'Poop and Pooches': New Magazine Appeals to Dog Haters
Feces in the sandbox, barking all night, the fear of being bitten: There are many reasons not to like dogs. Now one journalist from Hamburg is trying to raise money to launch a magazine to finally give dog haters a voice.
If Wulf Beleites is to be believed, there is a growing rift in Germany. Not between women and men, or the east and west, but much deeper than that. It's the divide between dog lovers and dog haters, he says.
The arguments on both sides have long been discussed: Dogs increase their owners' well-being and are ideal companions and friends, say dog lovers. Dogs smell, make noise and mess, and are potentially dangerous, say opponents.
Beleites has taken a public stand in order to shift what he perceives as a journalistic imbalance. A glance at a newsstand shows dog lover magazines are well represented in the German media landscape. There is Dogs Today, Der Hund ("The Dog"), Partner Hund ("Partner Dog"), Dog's Avenue, Mein Hund & Ich ("My Dog and Me"), SitzPlatzFuss ("SitStayHeel"), and Dogs, just to name a few.
On the other hand, there are plenty of people in Germany who can't stand man's best friend. But they lack a platform to express their displeasure -- and that is where Beleites wants to help. The journal he plans to launch is called Kot & Köter, which roughly translates as Poop & Pooches. It has a subtitle that reads, "The magazine for dog haters." If it succeeds, it will provide a counterbalance to the many journals for dog lovers.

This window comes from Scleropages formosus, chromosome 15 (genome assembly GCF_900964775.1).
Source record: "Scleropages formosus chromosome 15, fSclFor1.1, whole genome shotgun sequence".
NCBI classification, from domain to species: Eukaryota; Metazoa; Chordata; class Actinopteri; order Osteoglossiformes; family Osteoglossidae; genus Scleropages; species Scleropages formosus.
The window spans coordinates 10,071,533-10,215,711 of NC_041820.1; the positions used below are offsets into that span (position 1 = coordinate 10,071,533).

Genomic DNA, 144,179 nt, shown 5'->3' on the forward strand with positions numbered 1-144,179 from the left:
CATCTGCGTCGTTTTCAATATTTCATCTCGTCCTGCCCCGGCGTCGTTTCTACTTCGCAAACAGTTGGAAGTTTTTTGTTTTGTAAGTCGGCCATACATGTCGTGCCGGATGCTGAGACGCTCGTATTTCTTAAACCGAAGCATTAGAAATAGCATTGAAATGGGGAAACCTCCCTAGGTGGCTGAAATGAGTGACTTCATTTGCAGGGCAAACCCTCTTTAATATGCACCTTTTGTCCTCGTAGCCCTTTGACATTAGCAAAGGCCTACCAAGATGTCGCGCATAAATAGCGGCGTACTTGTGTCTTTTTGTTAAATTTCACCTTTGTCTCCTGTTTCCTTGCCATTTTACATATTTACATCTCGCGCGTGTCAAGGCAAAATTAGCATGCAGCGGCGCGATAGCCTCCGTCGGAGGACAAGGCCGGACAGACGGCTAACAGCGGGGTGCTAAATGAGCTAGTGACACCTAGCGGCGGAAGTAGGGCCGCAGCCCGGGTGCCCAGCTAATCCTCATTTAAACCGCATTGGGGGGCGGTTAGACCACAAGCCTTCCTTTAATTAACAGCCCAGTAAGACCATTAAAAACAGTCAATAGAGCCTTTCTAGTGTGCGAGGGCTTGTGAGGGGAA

Piles of Poop in Playgrounds
Sitting in his office in the Eimsbüttel district of Hamburg, Beleites is surrounded by ideas for the magazine hanging on his bulletin board. They are about costs, advertising, staff, marketing, backing, Twitter, and mailing lists. Belietes works here on his dream magazine, for which he essentially acts as editor-in-chief, provocateur and satirist all in one. The 66-year-old deliberates for a long time before he speaks.
"I am not a dog lover, I am not a dog hater," he says. But he is probably closer to the latter. When he was a kid, he was bitten by his grandfather's Pomeranian. "As children we were terrified of the dog," he says.
Today, what annoys him is piles of dog poop in school yards, pedestrian areas, and playgrounds. The magazine is a manifest against the absurd increase in the anthropomorphism of dogs, according to Beleites. But he does not see himself as a fanatic. "I would always announce my aversion to dogs with a wink and a nod," he says.
That's exactly how he plans Kot & Köter to be, with possible topics for the magazine including: "Slutty poodles and lewd dogs: The role of dogs in the sex trade," "Abandonment tips for vacation: The best rest stops road tested," or "He's not doing anything, he only wants to play: What dog owners say and 20 punchy responses."
From a Bar to TV Talk Shows
Beleites is aware that these kinds of jokes may fail to amuse a lot of people. In Germany, there are around 5 million dogs, although nobody knows the exact number. Some 10 million people live in households in which there is at least one dog. That is a considerable number of people who Beleites could upset. By way of comparison, Germany's national soccer association, the DFB, has barely 7 million members, and auto club ADAC around 16 million.